If you drive past the airport, bounce over a couple sets of railroad tracks, and circle to the back of an industrial complex, you'll end up at Fat Head's production facility. Inside the cavernous warehouse, brewers work around the clock to generate an endless supply of Head Hunter, one of the best India pale ales in the country.
In just one year of operation, the brewery already has cranked out 12,000 barrels of beer – almost twice the amount that Fat Head's brewpub in N. Olmsted has produced since opening in 2009. "Our growth has been just amazing," says head brewmaster Matt Cole. "What we've brewed at the production facility in one year took us four years at the brewpub, and we're a pretty high-volume brewpub."
Perhaps more exciting to fans of the suds, Cole and his team currently are putting the finishing touches on a new taproom, which will open in early June. If you imagine a bar plopped down in the middle of a humping brewery, you'll have a pretty good idea of what to expect.
"There is no separation whatsoever," Cole notes. "You're basically going to be right in the thick of a working brewery. You'll see it, you'll hear it, you'll smell it."
All I smell as we tour the roomy facility is mind-numbing hops. Cole's assistant brewer is monitoring the controls of German-built brewing rig purchased from Troeg's Brewery. The 25-barrel, state-of-the-art workhorse is fully mechanized, from adding the grains and water, to moving the mash, to flushing and draining the lines. Brewers don't have to so much as twist a valve.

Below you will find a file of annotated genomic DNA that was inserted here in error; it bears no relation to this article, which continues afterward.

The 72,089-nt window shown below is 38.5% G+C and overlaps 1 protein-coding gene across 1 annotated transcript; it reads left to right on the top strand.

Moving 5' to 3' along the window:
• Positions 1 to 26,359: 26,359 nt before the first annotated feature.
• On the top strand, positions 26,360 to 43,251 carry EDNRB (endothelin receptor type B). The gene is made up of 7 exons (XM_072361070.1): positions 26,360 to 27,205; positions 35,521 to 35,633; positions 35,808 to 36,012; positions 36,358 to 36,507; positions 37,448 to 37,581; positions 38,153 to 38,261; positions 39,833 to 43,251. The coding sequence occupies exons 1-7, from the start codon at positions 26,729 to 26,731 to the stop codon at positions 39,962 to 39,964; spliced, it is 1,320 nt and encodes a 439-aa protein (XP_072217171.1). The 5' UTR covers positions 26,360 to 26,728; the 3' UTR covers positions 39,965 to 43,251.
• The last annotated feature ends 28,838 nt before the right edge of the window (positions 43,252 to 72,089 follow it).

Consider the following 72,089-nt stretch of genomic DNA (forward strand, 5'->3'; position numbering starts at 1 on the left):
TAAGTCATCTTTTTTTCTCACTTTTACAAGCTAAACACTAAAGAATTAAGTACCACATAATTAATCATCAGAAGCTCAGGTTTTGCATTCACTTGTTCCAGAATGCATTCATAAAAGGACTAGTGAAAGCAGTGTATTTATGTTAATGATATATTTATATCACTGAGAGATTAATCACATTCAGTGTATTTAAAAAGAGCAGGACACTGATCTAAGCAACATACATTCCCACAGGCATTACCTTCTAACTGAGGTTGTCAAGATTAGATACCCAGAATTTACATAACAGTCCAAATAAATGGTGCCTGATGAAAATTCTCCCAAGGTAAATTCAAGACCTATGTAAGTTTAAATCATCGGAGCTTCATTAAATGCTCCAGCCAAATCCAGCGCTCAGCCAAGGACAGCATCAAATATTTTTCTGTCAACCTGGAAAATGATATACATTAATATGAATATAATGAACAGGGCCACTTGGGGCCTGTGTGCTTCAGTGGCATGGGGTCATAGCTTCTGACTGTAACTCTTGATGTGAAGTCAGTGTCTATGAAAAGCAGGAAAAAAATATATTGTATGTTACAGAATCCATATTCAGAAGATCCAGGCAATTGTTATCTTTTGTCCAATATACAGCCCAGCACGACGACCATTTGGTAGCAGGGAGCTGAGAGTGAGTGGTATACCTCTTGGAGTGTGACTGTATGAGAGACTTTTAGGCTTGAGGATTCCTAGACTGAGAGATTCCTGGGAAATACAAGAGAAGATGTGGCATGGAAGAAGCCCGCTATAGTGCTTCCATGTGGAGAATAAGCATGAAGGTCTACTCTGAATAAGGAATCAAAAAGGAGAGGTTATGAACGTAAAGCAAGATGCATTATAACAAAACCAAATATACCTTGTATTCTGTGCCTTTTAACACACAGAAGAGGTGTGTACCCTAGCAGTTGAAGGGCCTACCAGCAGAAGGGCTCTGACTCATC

"If something goes wrong, it literally sounds an alarm and calls my cellphone," says Cole.
The brew system runs pretty much all day and night, and is capable of brewing three batches at a time. Very soon, the brewery will top 15,000 barrels per year, officially upgrading them from microbrewery to a regional brewery. Already, they are the third-largest brewery in the state, behind Great Lakes and Akron's Thirsty Dog.
Fat Head's has about $2.8 million into the brewery. A 3,000,000 BTU boiler provides all the on-demand steam heat the system might need. A $100,000 centrifuge will increase yields by five or six percent. A pricey new bottling line should be able to crank out up to 100 bottles per minute. And don't even try to calculate how much is tied up in stainless steel.
But what really has Cole pumped is the taproom.
"Beer is always freshest at the source," he says.
Fortunately for Cole and Ohio brewers like him, recent legislation now makes it legal for production facilities to sell beer directly to the public, opening the way for taprooms like this one. For years wineries have made a considerable portion of their revenue from selling glasses of wine to customers who visit their tasting rooms. The 2,000-square-foot taproom space is decidedly low-key. "It's all about the beer and socializing with friends," says Cole. There will be room for 65 people at picnic tables and high-tops shellacked with innumerable bottle caps. Beneath a massive Head Hunter mural is a small bar constructed from the salvaged bowling lanes of Carousel Lanes.
Thursdays through Sunday, Fat Head's will pour about 10 drafts, with two or three coming from the brewpub in N. Olmsted. Special pours like bourbon barrel-aged Battle Axe Baltic Porter or a firkin of cask-conditioned ale will usually be available.
While there, visitors will be able to buy at retail prices growlers, 4-packs, 6-packs, large-format beers, cases and kegs. Food will come from the brewpub or food trucks, which will be invited to roll up and feed the weekend crowds.
"It's not an easy place to find, I'll admit – we are so off the beaten path," he says. "But sometimes those are the best kinds of places. I remember trying to find Victory [Brewing]. I got lost the first couple of times I tried to find it, but that's actually kind of neat. Plus, we have no neighbors to worry about."